I get all hot and bothered when I see or hear the word "evangelical." I don't believe Evangelicalism has ever existed. If people say that they are "evangelical," I don't know what the word entails other than that they are in fact Christians, in which case I think they should use the word "Christian". When people write for an "Evangelical" audience it is never clear who that includes; or, rather, it is never clear who that excludes, other than people who don't believe the gospel.
I say all this in the light of Michael Bird's forthcoming book Evangelical Theology. In the time-honoured tradition of commenting on a book one is yet to read, I am deeply suspicious of such a work. First of all, it seems to cater for "students." Ben Meyers has convinced me that theology aimed at students is unhelpful. Barth has convinced me that theologians will be most useful to everyone when they do the work of theology as theologians and for the sake of the discipline of theology. Students don't need books catered to them. They (we) are students of theology, not students of student-friendly theology. When I read that a work of theology contains a "'What to Take Home' section that gives students a run-down on what they need to know" I get upset, and worry about what kind of students will be produced by such books.
Second, while the "centre, unity, and boundary of evangelical faith" may be the gospel, this is not true of the Christian faith. The centre, unity, and boundary of the Christian faith is the God of the Gospel. When Karl Barth wrote his introduction to Evangelical Theology he made it clear that what made it "evangelical" was that it had to do with the God of the Gospel. Barth was a fan of the word "evangelical," because it was for him an ecumenical word, a catholic word. He says that there is such a thing as evangelical Roman Catholic and Eastern Orthodox theology, in the sense that there is Roman Catholic and Orthodox theology that is concerned with the Christian God. Yet when we put it like this Barth's use of the word "evangelical" is hardly charitable. Roman Catholic or Orthodox theology has always been concerned with God, with or without the adjective "evangelical" attached to it. What, it must be asked, is the difference between an evangelical Roman Catholic and a Roman Catholic? What is the difference between an evangelical Baptist and a Baptist? And if the difference is that the evangelical Baptist has to do with the Christian God, then what the heck does the word "Baptist" mean or do?!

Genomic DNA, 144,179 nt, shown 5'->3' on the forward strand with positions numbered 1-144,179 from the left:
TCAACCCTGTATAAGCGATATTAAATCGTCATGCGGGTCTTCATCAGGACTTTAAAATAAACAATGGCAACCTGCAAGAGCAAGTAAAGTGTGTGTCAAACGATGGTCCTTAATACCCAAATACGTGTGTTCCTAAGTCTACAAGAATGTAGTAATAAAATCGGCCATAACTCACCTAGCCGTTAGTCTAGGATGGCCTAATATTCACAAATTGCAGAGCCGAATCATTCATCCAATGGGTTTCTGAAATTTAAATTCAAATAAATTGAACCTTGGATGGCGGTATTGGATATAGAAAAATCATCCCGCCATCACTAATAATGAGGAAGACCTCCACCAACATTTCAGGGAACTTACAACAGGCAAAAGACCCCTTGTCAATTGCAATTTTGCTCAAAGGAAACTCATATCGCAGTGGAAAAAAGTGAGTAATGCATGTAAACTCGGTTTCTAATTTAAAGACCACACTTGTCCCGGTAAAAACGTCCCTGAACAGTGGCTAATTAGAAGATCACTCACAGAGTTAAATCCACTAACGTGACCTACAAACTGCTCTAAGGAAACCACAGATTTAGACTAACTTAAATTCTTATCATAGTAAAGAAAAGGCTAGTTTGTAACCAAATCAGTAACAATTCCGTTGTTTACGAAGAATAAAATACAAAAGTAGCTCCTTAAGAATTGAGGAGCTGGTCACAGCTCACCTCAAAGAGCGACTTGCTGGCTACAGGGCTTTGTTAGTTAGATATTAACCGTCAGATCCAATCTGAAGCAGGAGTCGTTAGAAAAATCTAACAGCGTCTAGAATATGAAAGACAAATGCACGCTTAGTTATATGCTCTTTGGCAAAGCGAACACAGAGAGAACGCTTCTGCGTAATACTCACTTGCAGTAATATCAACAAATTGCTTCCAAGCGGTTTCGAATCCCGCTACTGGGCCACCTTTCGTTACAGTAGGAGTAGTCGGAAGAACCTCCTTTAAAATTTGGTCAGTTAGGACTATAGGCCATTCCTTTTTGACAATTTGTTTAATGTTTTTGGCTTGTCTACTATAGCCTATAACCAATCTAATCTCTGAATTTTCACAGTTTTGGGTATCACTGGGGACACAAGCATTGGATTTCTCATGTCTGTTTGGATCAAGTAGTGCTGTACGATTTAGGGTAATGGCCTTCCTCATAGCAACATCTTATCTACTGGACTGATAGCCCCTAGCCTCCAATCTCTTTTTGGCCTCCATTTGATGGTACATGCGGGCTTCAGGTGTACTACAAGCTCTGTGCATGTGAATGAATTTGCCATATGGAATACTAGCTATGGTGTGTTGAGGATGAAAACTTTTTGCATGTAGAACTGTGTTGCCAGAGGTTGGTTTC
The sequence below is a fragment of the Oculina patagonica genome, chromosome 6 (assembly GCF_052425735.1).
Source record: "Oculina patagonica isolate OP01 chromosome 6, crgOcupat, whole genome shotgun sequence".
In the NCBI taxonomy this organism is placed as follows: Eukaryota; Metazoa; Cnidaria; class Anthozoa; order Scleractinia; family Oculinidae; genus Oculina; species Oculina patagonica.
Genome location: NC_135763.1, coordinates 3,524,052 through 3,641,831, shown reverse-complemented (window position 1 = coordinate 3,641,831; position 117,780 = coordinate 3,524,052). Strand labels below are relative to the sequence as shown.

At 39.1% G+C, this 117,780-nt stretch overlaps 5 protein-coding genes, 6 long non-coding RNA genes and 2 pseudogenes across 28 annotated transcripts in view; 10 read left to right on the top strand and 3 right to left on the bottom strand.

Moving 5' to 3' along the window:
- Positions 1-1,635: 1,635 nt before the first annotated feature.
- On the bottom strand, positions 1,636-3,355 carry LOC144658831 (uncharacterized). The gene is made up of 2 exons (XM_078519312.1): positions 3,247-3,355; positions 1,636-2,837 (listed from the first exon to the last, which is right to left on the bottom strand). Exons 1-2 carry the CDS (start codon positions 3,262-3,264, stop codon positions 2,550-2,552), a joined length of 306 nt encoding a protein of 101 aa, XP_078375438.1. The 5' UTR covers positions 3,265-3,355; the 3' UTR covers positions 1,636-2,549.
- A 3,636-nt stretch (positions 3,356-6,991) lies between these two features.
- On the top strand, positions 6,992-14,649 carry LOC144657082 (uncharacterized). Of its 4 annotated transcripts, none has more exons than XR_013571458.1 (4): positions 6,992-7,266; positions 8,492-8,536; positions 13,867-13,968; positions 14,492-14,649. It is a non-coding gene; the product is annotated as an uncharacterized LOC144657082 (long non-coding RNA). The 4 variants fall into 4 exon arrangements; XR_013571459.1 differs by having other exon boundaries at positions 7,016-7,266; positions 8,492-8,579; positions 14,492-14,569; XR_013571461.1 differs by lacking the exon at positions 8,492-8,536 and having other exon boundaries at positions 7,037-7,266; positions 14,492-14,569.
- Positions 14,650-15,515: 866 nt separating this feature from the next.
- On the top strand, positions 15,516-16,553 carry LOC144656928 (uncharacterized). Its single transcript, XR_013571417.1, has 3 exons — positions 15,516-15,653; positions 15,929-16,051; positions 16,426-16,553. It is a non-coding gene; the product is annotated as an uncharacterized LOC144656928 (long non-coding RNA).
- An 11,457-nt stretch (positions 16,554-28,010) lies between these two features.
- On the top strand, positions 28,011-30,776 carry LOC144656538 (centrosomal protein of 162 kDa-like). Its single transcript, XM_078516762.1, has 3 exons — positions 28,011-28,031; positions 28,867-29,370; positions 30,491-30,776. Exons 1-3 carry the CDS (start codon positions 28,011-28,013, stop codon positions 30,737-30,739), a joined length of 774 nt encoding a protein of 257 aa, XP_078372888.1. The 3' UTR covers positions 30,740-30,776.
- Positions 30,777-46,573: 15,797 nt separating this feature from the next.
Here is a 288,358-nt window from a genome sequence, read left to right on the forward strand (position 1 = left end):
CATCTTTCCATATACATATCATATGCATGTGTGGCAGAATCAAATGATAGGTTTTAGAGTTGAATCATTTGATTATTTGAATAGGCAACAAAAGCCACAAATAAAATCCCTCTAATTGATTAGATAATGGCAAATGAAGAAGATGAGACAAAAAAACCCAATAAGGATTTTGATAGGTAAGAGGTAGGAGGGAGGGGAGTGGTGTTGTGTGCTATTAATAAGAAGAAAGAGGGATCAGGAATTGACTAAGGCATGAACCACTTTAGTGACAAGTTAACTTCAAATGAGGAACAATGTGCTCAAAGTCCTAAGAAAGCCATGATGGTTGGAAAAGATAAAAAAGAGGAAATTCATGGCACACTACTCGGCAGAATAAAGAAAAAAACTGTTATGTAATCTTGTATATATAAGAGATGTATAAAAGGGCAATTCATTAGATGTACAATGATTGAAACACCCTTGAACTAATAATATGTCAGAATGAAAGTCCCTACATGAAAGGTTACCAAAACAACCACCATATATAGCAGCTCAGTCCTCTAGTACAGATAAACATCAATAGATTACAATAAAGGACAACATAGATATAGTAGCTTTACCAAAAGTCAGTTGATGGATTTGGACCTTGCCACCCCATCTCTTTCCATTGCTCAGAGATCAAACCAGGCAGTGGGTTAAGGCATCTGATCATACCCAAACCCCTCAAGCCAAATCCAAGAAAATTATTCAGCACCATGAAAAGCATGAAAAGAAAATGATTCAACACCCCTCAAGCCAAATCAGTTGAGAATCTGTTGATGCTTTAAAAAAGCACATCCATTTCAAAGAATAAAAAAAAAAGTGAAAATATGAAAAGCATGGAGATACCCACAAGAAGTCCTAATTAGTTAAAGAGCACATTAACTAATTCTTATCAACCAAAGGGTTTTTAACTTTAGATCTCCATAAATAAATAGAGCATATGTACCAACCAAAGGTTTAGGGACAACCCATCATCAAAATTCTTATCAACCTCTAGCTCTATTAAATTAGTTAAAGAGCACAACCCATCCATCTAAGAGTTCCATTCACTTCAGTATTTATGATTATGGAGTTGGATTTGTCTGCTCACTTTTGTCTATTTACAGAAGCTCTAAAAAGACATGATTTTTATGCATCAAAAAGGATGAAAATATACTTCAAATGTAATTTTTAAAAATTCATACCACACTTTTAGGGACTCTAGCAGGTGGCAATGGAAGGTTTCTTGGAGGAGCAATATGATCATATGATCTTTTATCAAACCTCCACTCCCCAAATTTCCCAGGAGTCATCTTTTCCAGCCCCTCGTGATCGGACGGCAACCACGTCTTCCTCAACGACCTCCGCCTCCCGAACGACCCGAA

I don't think that the word "evangelical" has the ecumenical potential Barth thought it had. Indeed, a reliable South American source informs me that in at least one of the countries over there, "evangelical" distinguishes someone from "Catholic," rather than being a term that brings everyone together. It is a synonym for "Protestant," which usually functions as a synonym for "Christian" (with the odd "evangelical Catholic" exception). And it is in South America (and other so-called "developing" regions) where "evangelicalism" is said to be flourishing. This faux-tradition is Western Christianity's "gift" to the rest of the world, but it is a gift that comes at considerable cost, because it leaves every tradition that doesn't adopt its label on the outside. No longer is it sufficient to be a Presbyterian. One must now be an evangelical Presbyterian, or a Presbyterian AND an evangelical. Of course don't go joining the actual Evangelical Presbyterian Church, because that wouldn't be very evangelical. Or would it? Who knows!?
The irony of evangelicalism is best captured by Martin Marty:
I often, and gladly, accept invitations to evangelical gatherings, think tanks and schools, where I am introduced as the participant-observer "nonevangelical." I like then to point to a linguistic irony: I am often the only person in the room whose very denomination has "evangelical" in the title and whose confessional tradition was "evangelical" in dictionary senses (gospel-centered, German-Lutheran or Reformed, mainstream Protestant) before the Newsweek version was patented in America.
Of course the word will continue to be used, and continue to refer to something or someone. Personally, I have never thought of myself as an evangelical. If someone were to ask me if I am an evangelical, I would ask them what they mean by that word. If they tell me that it means you believe the gospel, then I would tell them that I do believe the gospel, but that I have a different term for a person who so believes: a Barthian.